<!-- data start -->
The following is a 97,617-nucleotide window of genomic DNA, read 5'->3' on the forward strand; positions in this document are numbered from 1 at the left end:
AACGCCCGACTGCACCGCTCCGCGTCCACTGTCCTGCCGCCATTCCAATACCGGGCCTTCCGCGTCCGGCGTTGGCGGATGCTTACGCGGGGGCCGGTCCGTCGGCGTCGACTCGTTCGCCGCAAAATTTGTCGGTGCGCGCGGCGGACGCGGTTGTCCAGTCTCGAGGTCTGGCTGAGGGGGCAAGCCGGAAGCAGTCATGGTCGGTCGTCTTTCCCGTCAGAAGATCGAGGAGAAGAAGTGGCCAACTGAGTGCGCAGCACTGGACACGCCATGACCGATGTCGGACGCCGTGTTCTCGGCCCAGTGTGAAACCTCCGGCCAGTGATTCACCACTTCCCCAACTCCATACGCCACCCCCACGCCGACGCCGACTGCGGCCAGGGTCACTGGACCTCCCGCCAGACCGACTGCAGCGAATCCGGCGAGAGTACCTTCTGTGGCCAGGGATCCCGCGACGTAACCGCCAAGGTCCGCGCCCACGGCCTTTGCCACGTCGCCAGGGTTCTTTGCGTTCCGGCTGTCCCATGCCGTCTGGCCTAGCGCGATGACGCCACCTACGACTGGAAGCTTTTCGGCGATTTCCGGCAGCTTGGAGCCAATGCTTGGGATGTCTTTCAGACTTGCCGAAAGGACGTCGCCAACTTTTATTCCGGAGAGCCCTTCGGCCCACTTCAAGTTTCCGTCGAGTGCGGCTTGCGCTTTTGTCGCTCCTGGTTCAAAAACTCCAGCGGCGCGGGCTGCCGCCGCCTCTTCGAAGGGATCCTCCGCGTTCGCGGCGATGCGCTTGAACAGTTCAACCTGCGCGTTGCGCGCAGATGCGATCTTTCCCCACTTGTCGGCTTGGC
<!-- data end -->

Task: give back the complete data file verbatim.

The following is a 97,617-nucleotide window of genomic DNA, read 5'->3' on the forward strand; positions in this document are numbered from 1 at the left end:
AACGCCCGACTGCACCGCTCCGCGTCCACTGTCCTGCCGCCATTCCAATACCGGGCCTTCCGCGTCCGGCGTTGGCGGATGCTTACGCGGGGGCCGGTCCGTCGGCGTCGACTCGTTCGCCGCAAAATTTGTCGGTGCGCGCGGCGGACGCGGTTGTCCAGTCTCGAGGTCTGGCTGAGGGGGCAAGCCGGAAGCAGTCATGGTCGGTCGTCTTTCCCGTCAGAAGATCGAGGAGAAGAAGTGGCCAACTGAGTGCGCAGCACTGGACACGCCATGACCGATGTCGGACGCCGTGTTCTCGGCCCAGTGTGAAACCTCCGGCCAGTGATTCACCACTTCCCCAACTCCATACGCCACCCCCACGCCGACGCCGACTGCGGCCAGGGTCACTGGACCTCCCGCCAGACCGACTGCAGCGAATCCGGCGAGAGTACCTTCTGTGGCCAGGGATCCCGCGACGTAACCGCCAAGGTCCGCGCCCACGGCCTTTGCCACGTCGCCAGGGTTCTTTGCGTTCCGGCTGTCCCATGCCGTCTGGCCTAGCGCGATGACGCCACCTACGACTGGAAGCTTTTCGGCGATTTCCGGCAGCTTGGAGCCAATGCTTGGGATGTCTTTCAGACTTGCCGAAAGGACGTCGCCAACTTTTATTCCGGAGAGCCCTTCGGCCCACTTCAAGTTTCCGTCGAGTGCGGCTTGCGCTTTTGTCGCTCCTGGTTCAAAAACTCCAGCGGCGCGGGCTGCCGCCGCCTCTTCGAAGGGATCCTCCGCGTTCGCGGCGATGCGCTTGAACAGTTCAACCTGCGCGTTGCGCGCAGATGCGATCTTTCCCCACTTGTCGGCTTGGC